We’re smack dab in the middle of National Drug and Alcohol Facts Week, so it’s appropriate to talk about the questions that teens ask the most often about the subject. The National Institute on Drug Abuse compiled over 118,000 queries from adolescents to list ten most frequently asked questions.
We don’t have space to go through all of them. Most deal with specific substances. Instead, let’s start with the number one question: What is the worst drug? NIDA’s short answer is that there isn’t a “worst” drug, just like there isn’t a “best” one.
“We don’t define drugs as most or least harmful. All drugs can produce negative health effects or lead to a dangerous situation in the short or long term. Whether a drug causes a serious health issue – like a life-threatening overdose – can depend on how much a person uses, how they consume it, and other factors,” NIDA says.
Some drugs are potentially life-threatening the first time one uses them. Take fentanyl, for instance. No, don’t take it; know about it. Fentanyl is 100 times more potent than morphine and 50 times more powerful than heroin.
“In 2019, an estimated 70,630 people died from a drug-involved overdose in the United States. The most common drugs associated with these fatal overdoses were synthetic opioids, including the highly potent synthetic opioid, fentanyl,” NIDA explains.
Alcohol and tobacco are the drugs most commonly abused by adolescents, followed by marijuana. So, when you talk about the “worst” drug, you need to talk about the fact that cigarette smoking’s long-term health effects account for around 1,300 deaths every day. Death aside, the results can be debilitating. Anyone who’s ever had or known someone who has had COPD or other upper respiratory diseases can attest to that.
“And alcohol is the substance most frequently involved in deadly car crashes. Nearly one person died every 52 minutes from drunk driving crashes in 2019,” NIDA says.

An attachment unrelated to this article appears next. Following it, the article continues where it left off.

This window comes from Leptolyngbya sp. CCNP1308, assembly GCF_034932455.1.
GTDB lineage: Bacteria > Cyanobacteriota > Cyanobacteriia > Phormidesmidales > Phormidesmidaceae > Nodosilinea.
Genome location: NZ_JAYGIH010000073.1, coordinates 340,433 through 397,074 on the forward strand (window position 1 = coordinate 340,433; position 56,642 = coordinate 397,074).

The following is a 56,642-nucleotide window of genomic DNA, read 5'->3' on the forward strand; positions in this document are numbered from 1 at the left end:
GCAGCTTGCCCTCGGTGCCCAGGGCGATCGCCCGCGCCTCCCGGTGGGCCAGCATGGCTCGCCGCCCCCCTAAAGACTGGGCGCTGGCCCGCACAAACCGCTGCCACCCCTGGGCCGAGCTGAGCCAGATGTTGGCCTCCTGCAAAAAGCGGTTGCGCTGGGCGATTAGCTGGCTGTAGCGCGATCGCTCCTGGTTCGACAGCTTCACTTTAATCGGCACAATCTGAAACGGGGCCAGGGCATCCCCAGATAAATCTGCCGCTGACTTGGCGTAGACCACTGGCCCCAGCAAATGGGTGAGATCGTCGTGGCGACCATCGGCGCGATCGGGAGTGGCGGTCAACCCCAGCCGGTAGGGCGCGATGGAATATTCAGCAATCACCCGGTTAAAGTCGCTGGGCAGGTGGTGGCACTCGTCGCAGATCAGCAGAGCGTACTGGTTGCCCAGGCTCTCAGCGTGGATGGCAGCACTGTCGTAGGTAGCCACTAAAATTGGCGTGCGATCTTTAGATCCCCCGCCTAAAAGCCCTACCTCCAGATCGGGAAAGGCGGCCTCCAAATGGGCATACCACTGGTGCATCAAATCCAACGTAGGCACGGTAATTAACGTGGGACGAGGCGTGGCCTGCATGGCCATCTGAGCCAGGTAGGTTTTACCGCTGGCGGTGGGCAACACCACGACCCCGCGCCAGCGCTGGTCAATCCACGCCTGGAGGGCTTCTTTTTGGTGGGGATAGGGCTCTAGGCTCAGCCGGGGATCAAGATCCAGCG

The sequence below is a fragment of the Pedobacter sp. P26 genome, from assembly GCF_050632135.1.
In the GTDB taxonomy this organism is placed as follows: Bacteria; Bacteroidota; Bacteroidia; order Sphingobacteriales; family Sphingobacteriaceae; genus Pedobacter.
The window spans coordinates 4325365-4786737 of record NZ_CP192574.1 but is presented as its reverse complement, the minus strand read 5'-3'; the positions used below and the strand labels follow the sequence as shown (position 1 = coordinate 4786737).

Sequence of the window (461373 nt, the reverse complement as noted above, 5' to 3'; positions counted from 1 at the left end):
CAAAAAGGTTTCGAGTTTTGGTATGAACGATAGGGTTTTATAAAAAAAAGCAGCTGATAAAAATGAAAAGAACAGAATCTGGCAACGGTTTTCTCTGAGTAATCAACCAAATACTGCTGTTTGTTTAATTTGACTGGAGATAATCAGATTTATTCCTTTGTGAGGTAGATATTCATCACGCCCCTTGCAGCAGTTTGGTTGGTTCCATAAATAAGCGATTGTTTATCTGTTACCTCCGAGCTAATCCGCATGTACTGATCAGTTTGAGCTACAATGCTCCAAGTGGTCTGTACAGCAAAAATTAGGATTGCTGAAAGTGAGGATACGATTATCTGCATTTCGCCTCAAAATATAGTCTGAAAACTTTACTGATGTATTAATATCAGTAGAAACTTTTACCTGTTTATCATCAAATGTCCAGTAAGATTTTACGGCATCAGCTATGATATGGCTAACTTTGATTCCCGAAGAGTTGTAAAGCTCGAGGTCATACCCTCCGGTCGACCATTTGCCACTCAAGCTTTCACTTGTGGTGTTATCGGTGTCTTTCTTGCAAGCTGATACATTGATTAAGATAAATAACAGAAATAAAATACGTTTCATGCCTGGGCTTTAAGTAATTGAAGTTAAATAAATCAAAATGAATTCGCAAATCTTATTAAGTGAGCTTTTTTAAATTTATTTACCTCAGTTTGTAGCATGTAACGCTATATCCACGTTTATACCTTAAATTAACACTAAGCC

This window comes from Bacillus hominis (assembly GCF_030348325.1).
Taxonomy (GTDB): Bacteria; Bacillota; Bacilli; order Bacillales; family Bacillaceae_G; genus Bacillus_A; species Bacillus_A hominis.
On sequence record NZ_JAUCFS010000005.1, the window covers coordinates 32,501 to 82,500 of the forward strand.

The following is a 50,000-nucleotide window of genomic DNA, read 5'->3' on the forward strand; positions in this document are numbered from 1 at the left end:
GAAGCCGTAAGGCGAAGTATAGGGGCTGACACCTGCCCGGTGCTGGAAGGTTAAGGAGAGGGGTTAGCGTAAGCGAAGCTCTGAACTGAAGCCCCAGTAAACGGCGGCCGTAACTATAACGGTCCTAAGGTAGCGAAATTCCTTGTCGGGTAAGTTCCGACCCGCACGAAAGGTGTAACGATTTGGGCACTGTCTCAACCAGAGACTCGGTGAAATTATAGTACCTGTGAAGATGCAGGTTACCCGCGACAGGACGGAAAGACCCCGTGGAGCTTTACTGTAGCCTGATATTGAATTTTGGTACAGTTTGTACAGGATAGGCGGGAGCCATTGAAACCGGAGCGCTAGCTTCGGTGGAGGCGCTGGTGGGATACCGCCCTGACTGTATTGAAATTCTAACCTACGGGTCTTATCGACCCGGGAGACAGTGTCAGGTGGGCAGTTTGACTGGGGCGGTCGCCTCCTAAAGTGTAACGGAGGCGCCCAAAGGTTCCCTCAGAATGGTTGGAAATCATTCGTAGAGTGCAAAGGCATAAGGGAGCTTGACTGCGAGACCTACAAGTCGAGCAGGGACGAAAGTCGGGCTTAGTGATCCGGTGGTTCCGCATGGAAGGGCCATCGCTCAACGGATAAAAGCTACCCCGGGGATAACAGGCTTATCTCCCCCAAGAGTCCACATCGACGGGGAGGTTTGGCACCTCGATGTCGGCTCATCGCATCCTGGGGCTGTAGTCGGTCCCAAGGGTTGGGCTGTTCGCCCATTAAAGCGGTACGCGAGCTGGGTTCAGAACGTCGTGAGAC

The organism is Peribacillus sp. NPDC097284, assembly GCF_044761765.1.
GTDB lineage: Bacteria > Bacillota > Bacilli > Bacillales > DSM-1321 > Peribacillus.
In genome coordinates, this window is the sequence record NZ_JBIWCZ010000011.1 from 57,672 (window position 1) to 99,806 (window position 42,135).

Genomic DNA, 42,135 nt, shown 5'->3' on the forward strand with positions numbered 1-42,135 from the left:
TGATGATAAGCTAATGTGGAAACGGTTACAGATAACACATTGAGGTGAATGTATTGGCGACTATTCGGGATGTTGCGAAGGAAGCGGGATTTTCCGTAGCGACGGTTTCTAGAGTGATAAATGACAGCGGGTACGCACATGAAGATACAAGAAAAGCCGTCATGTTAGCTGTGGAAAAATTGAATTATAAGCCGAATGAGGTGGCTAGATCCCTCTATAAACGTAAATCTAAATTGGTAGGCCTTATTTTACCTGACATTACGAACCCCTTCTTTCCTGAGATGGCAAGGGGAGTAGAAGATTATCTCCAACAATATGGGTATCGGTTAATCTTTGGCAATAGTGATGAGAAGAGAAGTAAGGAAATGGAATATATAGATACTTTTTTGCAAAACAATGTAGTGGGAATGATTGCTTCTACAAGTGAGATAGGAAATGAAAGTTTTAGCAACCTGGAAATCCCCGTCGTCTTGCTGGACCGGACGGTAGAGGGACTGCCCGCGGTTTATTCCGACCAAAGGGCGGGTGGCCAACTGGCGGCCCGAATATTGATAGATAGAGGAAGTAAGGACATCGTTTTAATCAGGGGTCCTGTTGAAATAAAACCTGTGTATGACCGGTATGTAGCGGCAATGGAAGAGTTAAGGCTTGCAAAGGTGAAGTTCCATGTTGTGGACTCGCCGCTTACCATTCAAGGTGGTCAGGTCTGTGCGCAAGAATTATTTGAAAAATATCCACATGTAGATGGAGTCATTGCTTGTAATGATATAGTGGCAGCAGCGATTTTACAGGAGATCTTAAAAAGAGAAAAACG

The effects of marijuana on the brain have been the topic of many studies over the years. Some studies have linked marijuana use to declines in IQ, especially when use starts during teen years. Other studies have identified significantly reduced functions such as memory, learning, and impulse control compared to non-users.
Why do people take drugs when they know they’re bad? This is the tenth question and, in my humble opinion, is the most important one. Top of that list is the influence of other people and the popular media. Teenagers see their parents drinking alcohol or smoking cigarettes, vaping or using marijuana and think they’d like to try it.
In the media, marijuana seems cool. NIDA says that “forty-five percent of teens agree with the statement ‘Movies and TV shows make drugs seem like an okay thing to do.'” And, we all know the words “peer pressure.”
Other reasons include escape and self-medication. “The often rough teenage years can take an emotional toll on children, sometimes even causing depression, so when teens are given a chance to take something to make them feel better, many can’t resist,” NIDA explains.
Add to that boredom, rebellion, a need for instant gratification, and lack of confidence. “Many shy teenagers who lack confidence report that they’ll do things under the influence of alcohol or drugs that they might not otherwise. This is part of the appeal of drugs and alcohol even for relatively self-confident teens.”
Not only do drugs and alcohol loosen inhibitions, but they can also alleviate social anxiety. “There’s the mentality that if you do anything or say anything stupid, everyone will just think you had too many drinks or smoked too much weed,” NIDA says.
As parents, what are we to do? Educate our teenagers about drug use to get accurate information, not the falsehoods often heard in the schoolyard.
If you suspect your child may have a substance use disorder – a change of friends, decline in grades, skipping school, loss of interest in previously fun activities, changes in eating and sleeping habits, deteriorating relationships with you or siblings – call the Substance Abuse and Mental Health Services Administration’s helpline at 1-800-662-HELP (4357). It’s free, confidential, and 24/7/365; someone is there to refer you to resources.
Kathy Hubbard is a member of the Bonner General Health Foundation Advisory Council. She can be reached at firstname.lastname@example.org.